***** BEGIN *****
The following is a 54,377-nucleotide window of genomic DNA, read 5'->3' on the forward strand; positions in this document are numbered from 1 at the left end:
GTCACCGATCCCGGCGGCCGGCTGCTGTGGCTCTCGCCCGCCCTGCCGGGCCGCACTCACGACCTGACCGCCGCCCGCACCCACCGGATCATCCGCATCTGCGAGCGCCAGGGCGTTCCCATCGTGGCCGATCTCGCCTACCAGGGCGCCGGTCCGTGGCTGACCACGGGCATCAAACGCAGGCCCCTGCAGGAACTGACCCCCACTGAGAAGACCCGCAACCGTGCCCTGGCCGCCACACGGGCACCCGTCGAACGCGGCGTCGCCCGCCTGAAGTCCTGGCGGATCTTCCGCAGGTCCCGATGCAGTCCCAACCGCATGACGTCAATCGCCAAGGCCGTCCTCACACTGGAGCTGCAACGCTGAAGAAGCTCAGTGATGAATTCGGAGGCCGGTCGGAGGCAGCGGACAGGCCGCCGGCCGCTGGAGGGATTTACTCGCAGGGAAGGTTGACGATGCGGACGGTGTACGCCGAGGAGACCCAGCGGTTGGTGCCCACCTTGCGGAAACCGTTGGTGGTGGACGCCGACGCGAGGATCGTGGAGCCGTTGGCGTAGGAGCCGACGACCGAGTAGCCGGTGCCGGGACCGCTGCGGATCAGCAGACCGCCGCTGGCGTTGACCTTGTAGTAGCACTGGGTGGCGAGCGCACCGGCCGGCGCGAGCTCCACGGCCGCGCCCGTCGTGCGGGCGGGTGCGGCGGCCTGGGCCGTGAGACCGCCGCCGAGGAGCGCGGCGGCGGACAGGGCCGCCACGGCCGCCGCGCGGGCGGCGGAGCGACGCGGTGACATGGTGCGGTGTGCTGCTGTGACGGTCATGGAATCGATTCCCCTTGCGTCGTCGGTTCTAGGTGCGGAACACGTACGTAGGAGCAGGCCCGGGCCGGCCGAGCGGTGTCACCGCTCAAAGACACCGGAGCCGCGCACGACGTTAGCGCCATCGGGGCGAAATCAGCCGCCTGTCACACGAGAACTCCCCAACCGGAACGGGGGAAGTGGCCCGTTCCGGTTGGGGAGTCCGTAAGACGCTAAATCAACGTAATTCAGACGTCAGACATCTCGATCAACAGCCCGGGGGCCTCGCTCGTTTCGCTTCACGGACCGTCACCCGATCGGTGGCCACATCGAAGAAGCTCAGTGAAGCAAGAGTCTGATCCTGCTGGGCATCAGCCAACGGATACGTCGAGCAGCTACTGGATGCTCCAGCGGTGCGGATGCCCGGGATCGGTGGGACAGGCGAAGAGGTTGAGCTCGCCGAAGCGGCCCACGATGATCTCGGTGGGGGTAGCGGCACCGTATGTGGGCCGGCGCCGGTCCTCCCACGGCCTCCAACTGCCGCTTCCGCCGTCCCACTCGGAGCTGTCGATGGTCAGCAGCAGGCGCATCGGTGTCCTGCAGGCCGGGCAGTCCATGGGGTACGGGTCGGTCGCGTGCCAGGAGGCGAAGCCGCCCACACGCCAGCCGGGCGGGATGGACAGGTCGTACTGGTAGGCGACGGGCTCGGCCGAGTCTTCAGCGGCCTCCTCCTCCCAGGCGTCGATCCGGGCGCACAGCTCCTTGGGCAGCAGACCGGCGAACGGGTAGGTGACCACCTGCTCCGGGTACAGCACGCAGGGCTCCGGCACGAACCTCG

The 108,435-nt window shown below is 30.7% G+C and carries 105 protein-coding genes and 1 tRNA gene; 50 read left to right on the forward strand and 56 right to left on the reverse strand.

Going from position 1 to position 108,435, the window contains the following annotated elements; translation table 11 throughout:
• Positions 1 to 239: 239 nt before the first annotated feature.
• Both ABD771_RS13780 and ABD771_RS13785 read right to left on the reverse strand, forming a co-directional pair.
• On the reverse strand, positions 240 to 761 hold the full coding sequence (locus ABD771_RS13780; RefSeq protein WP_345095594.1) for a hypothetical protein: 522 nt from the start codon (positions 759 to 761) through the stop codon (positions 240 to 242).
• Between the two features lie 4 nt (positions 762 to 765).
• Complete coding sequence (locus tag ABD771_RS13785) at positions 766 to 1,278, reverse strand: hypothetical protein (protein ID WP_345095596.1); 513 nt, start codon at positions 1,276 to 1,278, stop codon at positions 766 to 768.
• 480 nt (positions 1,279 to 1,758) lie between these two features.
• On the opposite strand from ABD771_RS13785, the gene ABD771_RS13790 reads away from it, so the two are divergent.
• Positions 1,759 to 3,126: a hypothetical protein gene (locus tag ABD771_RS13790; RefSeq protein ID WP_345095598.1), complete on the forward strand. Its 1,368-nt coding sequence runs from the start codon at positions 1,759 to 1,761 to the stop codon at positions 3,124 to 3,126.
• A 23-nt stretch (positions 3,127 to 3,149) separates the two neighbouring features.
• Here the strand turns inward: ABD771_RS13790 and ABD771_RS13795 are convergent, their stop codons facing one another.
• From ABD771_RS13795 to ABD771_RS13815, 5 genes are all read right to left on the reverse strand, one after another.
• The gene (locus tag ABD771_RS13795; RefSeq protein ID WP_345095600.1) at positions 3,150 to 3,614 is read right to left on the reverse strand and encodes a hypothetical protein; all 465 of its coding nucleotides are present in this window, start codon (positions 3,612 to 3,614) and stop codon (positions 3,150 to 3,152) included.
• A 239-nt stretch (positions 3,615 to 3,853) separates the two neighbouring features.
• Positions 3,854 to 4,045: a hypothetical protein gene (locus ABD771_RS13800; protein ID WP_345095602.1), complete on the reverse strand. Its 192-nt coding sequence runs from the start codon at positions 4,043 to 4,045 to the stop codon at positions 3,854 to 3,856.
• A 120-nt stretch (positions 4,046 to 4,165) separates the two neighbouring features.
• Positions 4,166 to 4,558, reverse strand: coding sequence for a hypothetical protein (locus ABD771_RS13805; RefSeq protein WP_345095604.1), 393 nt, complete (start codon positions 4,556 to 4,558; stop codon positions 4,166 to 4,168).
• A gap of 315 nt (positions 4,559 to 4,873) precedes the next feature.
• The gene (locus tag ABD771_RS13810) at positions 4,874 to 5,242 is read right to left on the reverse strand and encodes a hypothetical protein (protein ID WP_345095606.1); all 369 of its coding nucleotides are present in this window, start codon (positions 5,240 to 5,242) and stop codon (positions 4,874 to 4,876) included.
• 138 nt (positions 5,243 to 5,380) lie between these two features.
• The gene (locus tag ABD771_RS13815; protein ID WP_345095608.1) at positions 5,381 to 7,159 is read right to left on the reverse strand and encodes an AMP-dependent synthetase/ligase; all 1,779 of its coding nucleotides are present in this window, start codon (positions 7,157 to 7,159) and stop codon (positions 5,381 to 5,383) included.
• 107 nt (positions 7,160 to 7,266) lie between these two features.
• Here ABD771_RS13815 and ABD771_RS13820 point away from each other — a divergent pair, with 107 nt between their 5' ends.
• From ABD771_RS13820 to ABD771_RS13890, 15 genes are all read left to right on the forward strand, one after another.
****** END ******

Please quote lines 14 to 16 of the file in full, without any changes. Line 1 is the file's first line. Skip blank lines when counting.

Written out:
• Here the strand turns inward: ABD771_RS13790 and ABD771_RS13795 are convergent, their stop codons facing one another.
• From ABD771_RS13795 to ABD771_RS13815, 5 genes are all read right to left on the reverse strand, one after another.
• The gene (locus tag ABD771_RS13795; RefSeq protein ID WP_345095600.1) at positions 3,150 to 3,614 is read right to left on the reverse strand and encodes a hypothetical protein; all 465 of its coding nucleotides are present in this window, start codon (positions 3,612 to 3,614) and stop codon (positions 3,150 to 3,152) included.